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Go to Pieces

What Do You Wear to the Interview for your first real job?

June 24, 1997|MIMI AVINS | TIMES FASHION EDITOR

As if the curse of a liberal arts degree weren't enough, just when a newly minted college graduate most wants to look capable, serious and adult, he or she surveys a closet full of sweats, overalls and jeans--and despairs. It seems silly that a mind that aced statistics would be flummoxed by the simple act of getting dressed, but the real world, where "I'll skip this class and sleep in" isn't an option, can be intimidating.

The problem, however, is not insurmountable.

The challenges facing the grad entering the job market with a wardrobe of play and date clothes are to acquire an outfit to wear to job interviews, then gradually build a wardrobe of pieces that functions as more than the sum of its parts.

For 22-year-old Joyce Pepito, who two weeks ago graduated from UC Irvine with a bachelor's degree in biology and history, buying a suit to wear on job interviews is a necessary expenditure. During college, when interviewing for "small jobs," she made do by wearing blazers with dresses.

"I didn't have the money for a suit. Now I'll probably have to buy one," she says. "A couple of my friends have bought one, and they're wearing the same suit for all of their interviews."

Pepito and her friends are smart to invest in an interview suit.

Although other tailored clothes such as a coat dress or a sportcoat are sometimes acceptable in interviews, a suit is safest, says Jolene Jennings, a client service representative with the UCI Women's Opportunities Center in Irvine, which counsels both men and women seeking new careers.

"Even if the interview is held on a company's casual-dress Friday, I wouldn't dress down. That old cliche 'dress for success' still applies," Jennings says. "If you're too casual or sporty, the interviewer won't take you seriously."

Unfortunately, graduates launch their job hunts in the summer, when suits strike many as especially stifling.

"They need to wear one anyway, and there are a lot of lightweight ones around," says Cassandra Clark, general partner of BC & Associates, a career consulting firm in Fullerton.

Guys might be able to get away with a sportcoat and slacks if they're interviewing in a field where the dress code is relaxed, but a long-sleeved shirt and a tie is "always a must," she says.

Women need to avoid the bright colors they wore as co-eds and keep their skirts to modest lengths--no more than 3 inches above the knee.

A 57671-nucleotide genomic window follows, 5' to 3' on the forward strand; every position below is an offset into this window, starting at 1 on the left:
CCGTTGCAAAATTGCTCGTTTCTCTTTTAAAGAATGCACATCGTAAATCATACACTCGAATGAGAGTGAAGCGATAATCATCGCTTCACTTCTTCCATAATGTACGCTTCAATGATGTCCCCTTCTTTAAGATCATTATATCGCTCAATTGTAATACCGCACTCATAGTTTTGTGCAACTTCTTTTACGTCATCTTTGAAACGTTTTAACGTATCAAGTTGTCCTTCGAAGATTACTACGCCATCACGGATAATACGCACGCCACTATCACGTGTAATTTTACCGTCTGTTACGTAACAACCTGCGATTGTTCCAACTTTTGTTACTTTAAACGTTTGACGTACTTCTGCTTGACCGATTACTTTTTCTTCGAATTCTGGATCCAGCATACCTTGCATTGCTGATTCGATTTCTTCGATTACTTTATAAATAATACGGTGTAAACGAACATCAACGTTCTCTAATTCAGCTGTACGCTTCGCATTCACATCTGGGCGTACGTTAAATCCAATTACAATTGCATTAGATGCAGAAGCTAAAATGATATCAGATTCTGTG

"There's a general rule. You dress conservatively to show maturity," Clark says.

For many students, the problem isn't what to wear but how to pay for it. A suit might be the most expensive piece of clothing they've ever purchased.

"Sometimes a suit is a graduation present from Mom and Dad," says Anna Garza, director of the Career Development Center at Chapman University in Orange.

But for those not so lucky, Garza says, "we do a lot of, 'Show us what clothes you've got and we'll see what we can put together.'

"Some are really on a tight budget. We talk about discount shopping. We tell them not to feel they have to go to a department store to buy a suit. They can find something at Marshalls. It doesn't have to be expensive; it just has to look nice."

Since saving money is important to anyone who doesn't have a job, we conducted our search for postgraduate clothes at the Camarillo Premium Outlet Mall, where 90 discount stores offer merchandise at prices 25% to 65% below retail. Someone with a little luck and the time to haunt boutique and department store sales can find the same kinds of markdowns but might also be tempted by merchandise at full price.

The outlet center is a one- to two-hour drive from Orange County; off-price shoppers believe that the concentration of stores and the promise of a bargain make the trip worthwhile. With so much available at a big mall, they caution, it helps if you go with a plan rather than wander, hoping to be inspired.

The first thing to hunt for--the perfect interview outfit--will make you look like the professional you hope to become. Yet the range of what's considered professional varies. Power clothes are beside the point in an office where creativity is top priority and / or most employees never meet the public. Our grads chose traditional outfits for interviews at conservative law offices and skewed deliberately more casual for positions in more artistic fields.

The male and female job candidates relied on classic pieces. Competing for the same job at a computer software firm, she chose a short-skirted navy suit, then wore it with a blue ribbed T-shirt instead of a more formal shirt and let her hair fall naturally, to create a polished but free-spirited image.

The user-friendly clothes Michael Douglas wore as a middle manager at a computer company in the 1994 film "Disclosure" were the inspiration for our male grad's single-breasted brown wool tweed jacket. The dress code at computer companies tends to be informal, so the palette could be earthier. After a few paychecks, the jacket will pair well with a new turtleneck sweater and corduroys.

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